Because running just isn't for everyone.

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When you make the decision to lose weight, simply adding walking into your daily exercise regimen may not immediately come to mind—but maybe it should.

"Fast-paced walking, when combined with healthy eating, is hugely effective for weight loss," Art Weltman, PhD, director of exercise physiology at the University of Virginia, tells Health. And those simple steps can have a big impact on your overall health, cutting your risk of everything from heart disease to depression.

But here's the thing: You'll reap more results if you speed up a bit, rather taking taking a leisurely daily stroll. That doesn't mean you have to pick up the pace to a race-walker speed—you just need to move at a more challenging rate. "There is a strong relationship between intensity of exercise and fat-burning hormones," says Weltman. "So if you're exercising at a pace considered to be hard, you're likely to release more of these hormones." The best part: When women walk, deep abdominal fat is the first to go. That's a scientific fact we can get excited about.

Another added benefit of walking at a quicker speed: Although you're moving faster, power walking is still easier on the joints than running. "During walking one of your feet is always in contact with the ground," says Weltman, "but during running there's a float stage where your whole body is lifted in the air. Then you come back down and subject your body to the impact."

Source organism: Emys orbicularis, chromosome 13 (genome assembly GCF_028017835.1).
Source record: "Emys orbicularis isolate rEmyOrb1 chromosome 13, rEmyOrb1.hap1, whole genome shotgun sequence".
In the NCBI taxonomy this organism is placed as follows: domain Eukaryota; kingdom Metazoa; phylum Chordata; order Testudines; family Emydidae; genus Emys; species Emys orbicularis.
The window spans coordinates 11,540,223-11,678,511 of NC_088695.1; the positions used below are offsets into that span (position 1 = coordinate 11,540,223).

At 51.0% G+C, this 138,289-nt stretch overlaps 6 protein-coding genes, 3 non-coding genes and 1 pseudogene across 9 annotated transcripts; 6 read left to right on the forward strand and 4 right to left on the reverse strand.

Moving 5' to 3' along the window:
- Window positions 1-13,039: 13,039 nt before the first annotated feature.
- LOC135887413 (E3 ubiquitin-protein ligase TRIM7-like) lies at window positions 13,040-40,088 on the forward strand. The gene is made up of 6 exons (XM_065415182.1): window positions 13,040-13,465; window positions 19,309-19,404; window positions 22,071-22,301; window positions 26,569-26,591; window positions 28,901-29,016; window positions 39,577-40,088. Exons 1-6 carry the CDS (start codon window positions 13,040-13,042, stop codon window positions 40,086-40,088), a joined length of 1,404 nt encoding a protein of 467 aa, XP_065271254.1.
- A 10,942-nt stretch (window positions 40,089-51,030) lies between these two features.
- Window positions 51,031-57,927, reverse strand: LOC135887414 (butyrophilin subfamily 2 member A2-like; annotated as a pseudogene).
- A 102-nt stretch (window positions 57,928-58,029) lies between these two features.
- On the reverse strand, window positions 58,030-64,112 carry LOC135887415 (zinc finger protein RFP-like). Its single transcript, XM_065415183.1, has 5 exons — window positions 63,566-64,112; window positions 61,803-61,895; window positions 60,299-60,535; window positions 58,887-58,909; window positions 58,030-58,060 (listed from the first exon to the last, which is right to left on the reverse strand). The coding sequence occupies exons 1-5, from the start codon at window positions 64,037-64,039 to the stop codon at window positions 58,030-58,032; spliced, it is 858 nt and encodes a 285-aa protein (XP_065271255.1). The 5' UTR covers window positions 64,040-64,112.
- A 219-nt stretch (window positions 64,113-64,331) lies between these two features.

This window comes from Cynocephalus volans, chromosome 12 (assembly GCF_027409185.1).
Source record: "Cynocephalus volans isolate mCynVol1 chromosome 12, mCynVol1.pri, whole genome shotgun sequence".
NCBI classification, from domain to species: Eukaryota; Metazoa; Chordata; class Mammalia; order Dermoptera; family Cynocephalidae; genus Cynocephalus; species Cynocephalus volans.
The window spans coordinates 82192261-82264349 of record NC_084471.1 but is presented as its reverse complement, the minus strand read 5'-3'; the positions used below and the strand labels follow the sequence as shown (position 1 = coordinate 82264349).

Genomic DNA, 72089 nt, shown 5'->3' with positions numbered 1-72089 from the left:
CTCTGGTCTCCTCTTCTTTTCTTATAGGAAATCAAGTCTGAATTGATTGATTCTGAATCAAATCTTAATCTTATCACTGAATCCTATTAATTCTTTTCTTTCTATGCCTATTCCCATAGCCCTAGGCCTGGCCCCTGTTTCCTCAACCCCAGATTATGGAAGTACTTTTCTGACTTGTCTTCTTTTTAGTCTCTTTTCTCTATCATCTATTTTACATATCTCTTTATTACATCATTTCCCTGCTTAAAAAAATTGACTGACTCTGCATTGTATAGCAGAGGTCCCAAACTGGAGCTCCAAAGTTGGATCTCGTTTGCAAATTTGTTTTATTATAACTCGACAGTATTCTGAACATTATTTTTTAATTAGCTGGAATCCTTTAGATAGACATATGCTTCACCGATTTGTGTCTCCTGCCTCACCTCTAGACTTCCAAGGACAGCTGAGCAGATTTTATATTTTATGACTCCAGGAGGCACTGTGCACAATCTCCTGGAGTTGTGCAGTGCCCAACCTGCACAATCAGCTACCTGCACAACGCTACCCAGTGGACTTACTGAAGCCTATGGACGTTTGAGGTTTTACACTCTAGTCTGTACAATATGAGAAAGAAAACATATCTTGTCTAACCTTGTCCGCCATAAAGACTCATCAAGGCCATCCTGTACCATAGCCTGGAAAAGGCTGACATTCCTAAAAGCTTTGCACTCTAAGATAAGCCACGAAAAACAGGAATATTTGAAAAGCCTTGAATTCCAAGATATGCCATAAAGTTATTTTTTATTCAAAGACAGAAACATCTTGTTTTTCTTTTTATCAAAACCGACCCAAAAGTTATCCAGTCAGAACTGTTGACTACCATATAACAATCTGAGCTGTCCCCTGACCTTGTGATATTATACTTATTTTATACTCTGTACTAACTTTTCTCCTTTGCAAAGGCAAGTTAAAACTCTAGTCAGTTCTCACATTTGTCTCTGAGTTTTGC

That's why walking is a smart long-term fitness plan. To get you off on the right foot, here's a complete primer on how to use walking for weight loss, if you and your doctor have decided that's the best option for you.

How fast (and how often) should you walk?

To make sure your pace is on point, use these guidelines from exercise physiologist Tom Holland, author of Beat the Gym. Aim for 30 minutes at power-walk intensity three days a week. That time can be completed all at once, or you can break it up into spurts with recovery strides (stroll or brisk walk) in between.

  • Stroll. Think window-shopping pace, or an intensity of 4 on a scale of 10. It burns about 238 calories an hour.
  • Brisk walk. This means an effort of 5 or 6 on a scale of 10. It burns up to 340 calories an hour (at a 3.5 to 4 mph pace). While you can gossip about Mad Men, you need to catch your breath every few sentences.
  • Power walk. You're torching off approximately 564 calories an hour (at a 4 to 5 mph pace). Moving at this clip, using your arms to help propel you forward and taking longer strides, your effort should be a 7 or 8 on a scale of 10. Talking is possible only in spurts of three or four words, but you'd rather focus on breathing.

Give this walking plan a try

This program from Holland mixes a regular walking workout with interval routines to help you reach your power-walking quota of 30 minutes, three times a week. Aim to walk on three nonconsecutive days—doing one of the below plans for each day—and either rest or cross-train on the other 4 days of the week. If you cross-train (think power yoga or swimming), you'll help your body recover faster.

Tempo day

  • Warm-up: Stroll for 5 minutes.
  • Workout: Maintain a power-walk intensity for 30 minutes.
  • Cool-down: Stroll for 3 to 5 minutes.